I live in Louisville Ky, and I'm new to real estate. I'm still researching exactly what I want to do but I had this idea that I haven't heard anyone talk about before.
If I were to get an owner to agree to seller finance their home(assuming that the home is owned free and clear) on terms including an assignment clause, could I then turn around and wholesale the agreement for a premium tacked on to the end buyer's down payment?
If I could get an owner to agree on seller financing a house for $100k, 10% down and 0% interest for 30 years giving me monthly payments of $250. With such a low payment it would be easier to cash flow. Assuming fair market rent for this property was 900/mo and after conservative expenses it cash flows $225 giving me a cash-on-cash return of 27%, could I then say turn around and wholesale the deal for 10k to an end buyer giving him a cash-on-cash return of 13.5%?
Could this work? Is it Legal? Am I missing something?
Yes there are several ways to do that. You aren’t missing anything. In fact, you’ll probably make a great deal.
What your describing is called wrap around financing. Most commonly a wrap is done when someone buys a property with financing (usually from a traditional lender) then sells it to a second party for more money, higher interest, etc. most likely on an unrecorded contract for deed. What you are proposing is to sell a turn key rental as a wrap. I would think most people looking to buy a turnkey rental would want a deed but I've been party to properties sold to other landlords on C4D with wrap financing, just never turnkey. Retail buyers whom could not get conventional financing were our primary customer base.
First, there is no such thing as a zero interest loan. Even if the papers say it, the authorities would not treat it that way. So factor a reasonable interest rate into your numbers.
Second, any owner financing is typically based on the owner's evaluation of the buyer's creditworthiness. You likely can't just pass that on to a third party. Perhaps form a new entity and sell the entity to the end buyer.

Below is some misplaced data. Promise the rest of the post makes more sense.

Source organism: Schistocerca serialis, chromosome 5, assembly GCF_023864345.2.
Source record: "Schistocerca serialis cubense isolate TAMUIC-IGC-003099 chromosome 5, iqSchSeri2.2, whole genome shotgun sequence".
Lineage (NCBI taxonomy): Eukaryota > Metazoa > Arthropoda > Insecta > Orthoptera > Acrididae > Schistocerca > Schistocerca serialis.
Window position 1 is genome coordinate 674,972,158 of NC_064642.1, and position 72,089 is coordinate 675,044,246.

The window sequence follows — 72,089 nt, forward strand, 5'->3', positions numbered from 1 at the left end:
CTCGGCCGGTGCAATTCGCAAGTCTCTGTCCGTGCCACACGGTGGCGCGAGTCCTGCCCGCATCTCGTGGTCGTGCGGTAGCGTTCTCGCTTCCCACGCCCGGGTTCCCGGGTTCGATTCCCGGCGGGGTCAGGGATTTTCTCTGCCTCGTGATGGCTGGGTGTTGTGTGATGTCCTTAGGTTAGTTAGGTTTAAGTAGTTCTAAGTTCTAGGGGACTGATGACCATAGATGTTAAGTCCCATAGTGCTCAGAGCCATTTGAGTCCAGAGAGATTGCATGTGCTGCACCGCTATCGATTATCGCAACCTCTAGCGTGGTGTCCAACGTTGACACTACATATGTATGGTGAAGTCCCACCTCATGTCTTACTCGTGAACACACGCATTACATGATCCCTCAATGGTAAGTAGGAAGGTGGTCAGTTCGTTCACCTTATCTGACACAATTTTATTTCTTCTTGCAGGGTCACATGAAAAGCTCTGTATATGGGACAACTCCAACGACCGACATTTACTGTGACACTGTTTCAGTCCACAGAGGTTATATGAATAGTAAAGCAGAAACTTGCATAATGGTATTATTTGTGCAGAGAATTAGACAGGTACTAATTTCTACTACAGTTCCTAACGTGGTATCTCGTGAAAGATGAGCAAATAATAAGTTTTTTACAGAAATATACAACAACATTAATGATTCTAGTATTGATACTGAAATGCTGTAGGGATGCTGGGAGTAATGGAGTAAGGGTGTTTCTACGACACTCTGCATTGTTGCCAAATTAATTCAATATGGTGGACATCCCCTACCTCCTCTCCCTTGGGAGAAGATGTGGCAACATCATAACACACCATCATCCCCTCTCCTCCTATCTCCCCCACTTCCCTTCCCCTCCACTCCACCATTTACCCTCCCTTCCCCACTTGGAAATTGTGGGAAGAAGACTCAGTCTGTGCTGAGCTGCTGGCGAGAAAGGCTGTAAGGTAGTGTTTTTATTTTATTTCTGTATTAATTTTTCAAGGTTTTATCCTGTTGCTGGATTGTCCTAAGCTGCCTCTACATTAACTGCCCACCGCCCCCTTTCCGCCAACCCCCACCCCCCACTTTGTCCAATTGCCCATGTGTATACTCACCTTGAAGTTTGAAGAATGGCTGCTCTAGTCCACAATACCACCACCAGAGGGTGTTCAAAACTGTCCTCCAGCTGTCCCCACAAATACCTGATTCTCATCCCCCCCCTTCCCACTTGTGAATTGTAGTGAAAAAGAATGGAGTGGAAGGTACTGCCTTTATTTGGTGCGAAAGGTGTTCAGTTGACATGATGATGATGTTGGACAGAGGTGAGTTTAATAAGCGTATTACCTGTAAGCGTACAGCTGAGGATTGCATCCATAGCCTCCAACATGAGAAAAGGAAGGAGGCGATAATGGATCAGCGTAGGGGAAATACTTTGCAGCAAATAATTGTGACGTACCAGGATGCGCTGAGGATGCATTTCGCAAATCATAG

@Chris Rand There are some different opinions here and each of them have some good points. I'll try my best to condense them into one post here.
In order to keep that financing in place you would have to close on the deal, meaning owning the property. If you were to wholesale that deal to someone else you would be selling the rights to buy the property and not the right to the financing. Since the financing in that case is the decision of the seller, he would have to agree to the financing with the new buyer too. It might be possible to get the seller to agree but I feel based on experience that this would be difficult.
As another post suggested, you could close on the transaction, secure the note to the deed (which would make the financing be permanent), and then sell the home to another person, keep your 0% rate in place, and "wrap" another mortgage around your financing. So while the payment you make is $225, the new owner's payment to you is $X (based on what interest you are charging) and you get to keep the profit. Then you don't worry about the maintanence, renters, etc. I've seen 0% rate, I've seen mortgages with no payments, and other stuff too. But when I negotiate with people on these loans they buy into the fact that I will be the person signing for the loan.
Hope this helps some but feel free to ask more questions. Thanks!